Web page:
It is all too easy to become desensitised to rolling statistics. But the idea behind the photos being black and white was much closer to home than faceless statistics. “Turkish people wake up every day to see another black and white photo of a woman who has been murdered on their Instagram feeds, in their newspapers, and on their TV screens”, as summarised by user @beelzeboobz, whose explanatory post was widely shared. The photo challenge functions as an act of solidarity with the women who have been killed: “To show that one day, it could be their picture that is plastered across news outlets with a black-and-white filter on top.” The ‘We Will Stop Femicides Platform’ (KCDP) in Turkey is leading the charge of raising awareness of this growing threat of violence towards women. The epicentre of their campaign is calling out the Turkish Government’s expressed intention to withdraw from the Istanbul Convention.

What is the Istanbul Convention? 

In 2005, a campaign to highlight domestic violence swept through Europe. It resulted in the establishment of the Convention on Preventing and Combating Violence against Women and Domestic Violence – otherwise known as the Istanbul Convention. The United Nations defines it as “an international bill of rights for women and the only legally binding global treaty on non-discrimination of women on the basis of their gender”. It has since been signed by 46 member states of the Council of Europe, ratified by 33 and signed by the European Union. The Convention is particularly powerful because, just as intersectional feminism recognises the greater barriers women of colour face compared to white women, it actively recognises the structural and gendered nature of violence against women. The UN defines violence against women as a “manifestation of the historically unequal power relations between women and men”. By defining the root cause, it takes a much more constructive, holistic approach to tackling the problem.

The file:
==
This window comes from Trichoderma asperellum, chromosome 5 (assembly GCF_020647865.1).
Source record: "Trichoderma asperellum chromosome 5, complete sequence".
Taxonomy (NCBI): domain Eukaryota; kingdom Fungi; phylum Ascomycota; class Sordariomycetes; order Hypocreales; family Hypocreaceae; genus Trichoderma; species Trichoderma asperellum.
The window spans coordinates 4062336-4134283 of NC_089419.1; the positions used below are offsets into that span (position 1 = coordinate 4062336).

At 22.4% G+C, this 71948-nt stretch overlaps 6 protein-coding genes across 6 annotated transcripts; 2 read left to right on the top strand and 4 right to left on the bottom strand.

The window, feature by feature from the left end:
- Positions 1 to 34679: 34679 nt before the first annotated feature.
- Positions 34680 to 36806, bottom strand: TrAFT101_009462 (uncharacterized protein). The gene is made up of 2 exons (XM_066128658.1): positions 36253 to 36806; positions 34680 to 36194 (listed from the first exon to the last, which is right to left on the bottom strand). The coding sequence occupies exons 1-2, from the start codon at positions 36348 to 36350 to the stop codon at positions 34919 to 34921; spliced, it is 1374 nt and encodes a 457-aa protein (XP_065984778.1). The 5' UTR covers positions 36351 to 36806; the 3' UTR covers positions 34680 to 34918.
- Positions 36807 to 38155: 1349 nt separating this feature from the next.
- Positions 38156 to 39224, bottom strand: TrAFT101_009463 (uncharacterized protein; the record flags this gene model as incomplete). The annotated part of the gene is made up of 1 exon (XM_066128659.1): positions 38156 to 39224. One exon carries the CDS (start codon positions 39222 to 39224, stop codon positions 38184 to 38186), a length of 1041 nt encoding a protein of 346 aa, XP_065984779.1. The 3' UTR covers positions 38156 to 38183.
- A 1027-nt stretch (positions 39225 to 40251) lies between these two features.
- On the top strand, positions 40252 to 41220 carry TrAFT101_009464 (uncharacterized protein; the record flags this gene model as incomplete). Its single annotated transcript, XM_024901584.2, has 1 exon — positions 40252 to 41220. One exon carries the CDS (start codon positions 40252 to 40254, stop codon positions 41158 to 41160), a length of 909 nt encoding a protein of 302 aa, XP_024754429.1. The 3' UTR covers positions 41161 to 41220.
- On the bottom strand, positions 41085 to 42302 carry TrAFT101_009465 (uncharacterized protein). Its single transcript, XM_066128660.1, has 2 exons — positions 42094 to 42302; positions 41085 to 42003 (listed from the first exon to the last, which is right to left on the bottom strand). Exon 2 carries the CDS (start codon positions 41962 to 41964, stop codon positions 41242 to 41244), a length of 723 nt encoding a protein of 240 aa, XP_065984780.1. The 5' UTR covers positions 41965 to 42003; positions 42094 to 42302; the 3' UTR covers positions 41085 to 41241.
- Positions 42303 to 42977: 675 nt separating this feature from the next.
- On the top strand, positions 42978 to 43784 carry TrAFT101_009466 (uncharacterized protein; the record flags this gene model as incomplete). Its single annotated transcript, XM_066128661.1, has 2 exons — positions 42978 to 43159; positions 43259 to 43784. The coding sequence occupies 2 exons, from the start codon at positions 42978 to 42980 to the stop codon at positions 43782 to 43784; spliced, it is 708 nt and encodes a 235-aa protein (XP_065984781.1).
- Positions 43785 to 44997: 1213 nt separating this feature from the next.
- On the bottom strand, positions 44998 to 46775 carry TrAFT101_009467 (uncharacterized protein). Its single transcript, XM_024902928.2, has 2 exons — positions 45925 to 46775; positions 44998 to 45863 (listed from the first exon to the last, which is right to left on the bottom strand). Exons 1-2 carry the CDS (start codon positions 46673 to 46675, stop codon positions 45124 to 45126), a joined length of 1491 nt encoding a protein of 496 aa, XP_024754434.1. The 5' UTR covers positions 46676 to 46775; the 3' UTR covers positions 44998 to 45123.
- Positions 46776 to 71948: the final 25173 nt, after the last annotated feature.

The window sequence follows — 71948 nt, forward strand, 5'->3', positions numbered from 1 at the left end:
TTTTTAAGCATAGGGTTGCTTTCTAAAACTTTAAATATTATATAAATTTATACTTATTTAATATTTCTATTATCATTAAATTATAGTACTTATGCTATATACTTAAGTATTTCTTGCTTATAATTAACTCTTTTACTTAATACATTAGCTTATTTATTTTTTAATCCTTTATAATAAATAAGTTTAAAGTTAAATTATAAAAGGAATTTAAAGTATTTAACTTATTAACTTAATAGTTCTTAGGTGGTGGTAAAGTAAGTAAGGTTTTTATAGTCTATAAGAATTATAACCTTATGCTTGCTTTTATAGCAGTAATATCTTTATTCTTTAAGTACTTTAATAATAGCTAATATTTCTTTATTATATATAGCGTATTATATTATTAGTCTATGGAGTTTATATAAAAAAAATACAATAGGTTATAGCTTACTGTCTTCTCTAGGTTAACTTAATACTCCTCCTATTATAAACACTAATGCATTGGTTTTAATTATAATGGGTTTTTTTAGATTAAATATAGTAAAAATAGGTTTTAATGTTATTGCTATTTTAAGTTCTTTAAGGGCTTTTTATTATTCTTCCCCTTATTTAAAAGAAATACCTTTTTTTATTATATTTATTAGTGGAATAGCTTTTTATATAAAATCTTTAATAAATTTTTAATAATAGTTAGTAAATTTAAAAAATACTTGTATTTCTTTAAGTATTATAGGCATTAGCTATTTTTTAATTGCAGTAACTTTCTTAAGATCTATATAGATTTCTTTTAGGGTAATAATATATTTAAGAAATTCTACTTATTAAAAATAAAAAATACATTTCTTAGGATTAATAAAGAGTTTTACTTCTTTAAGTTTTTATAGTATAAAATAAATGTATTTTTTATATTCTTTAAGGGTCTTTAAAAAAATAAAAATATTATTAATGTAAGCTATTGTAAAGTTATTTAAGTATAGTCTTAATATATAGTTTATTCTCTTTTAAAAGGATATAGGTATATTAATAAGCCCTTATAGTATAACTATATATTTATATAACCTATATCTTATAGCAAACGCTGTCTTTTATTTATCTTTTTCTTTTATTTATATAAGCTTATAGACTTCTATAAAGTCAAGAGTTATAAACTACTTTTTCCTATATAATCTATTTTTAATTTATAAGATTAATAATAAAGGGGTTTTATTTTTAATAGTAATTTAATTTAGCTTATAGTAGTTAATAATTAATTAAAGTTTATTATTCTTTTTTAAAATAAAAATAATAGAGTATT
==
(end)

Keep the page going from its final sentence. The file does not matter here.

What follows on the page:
Turkey is not the only country to threaten withdrawal from the treaty. The Polish Government has also announced its intention to reject it, which was met with a huge backlash and widespread protests across the country. Withdrawal from the treaty seems to be an admission, either that misogyny exists and cannot be dealt with, or that it exists and the government actively endorses it. If a state withdraws from a bill of rights which fights discrimination against women, it isn’t much of an inferential leap to surmise that it might just have a problem with women themselves. Leaving the treaty dissolves international accountability for gender based killings, and will unleash a torrent of further pain, suffering and violence towards women.  

Removing The Tumour 

There is no cure-all vaccine to this pandemic. The infection isn’t localised, and we can’t simply surgically remove the tumour on the operating table of the world. Publicly dismissing misogyny and discarding the tools with which to fight it is the equivalent of the body having an autoimmune reaction; fighting itself and shooting its frontline workers. One of the first steps in tackling addiction is to admit one has a problem. We must actively recognise this systemic issue, implement early unconscious bias education, increase female representation, and take a holistic approach to improving routes of accountability for crimes against women. This is by no means an exhaustive list, but putting the issue front and centre of the agenda spotlight is a good place to start. The Istanbul Convention, as an embodiment of active recognition must be upheld, and we need to do more, not less, to close ranks against the common enemy that is violence against women.

Image courtesy of UN Women Gallery (CC BY-NC-ND 2.0)

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About Cecilia Eve

Cecilia is a Regulatory Policy Manager, and a member of two Fabian committees, regularly organising and chairing panels with MPs, human rights activists and international NGO representatives. She was recently shortlisted for an award for her paper on algorithmic bias in artificial intelligence.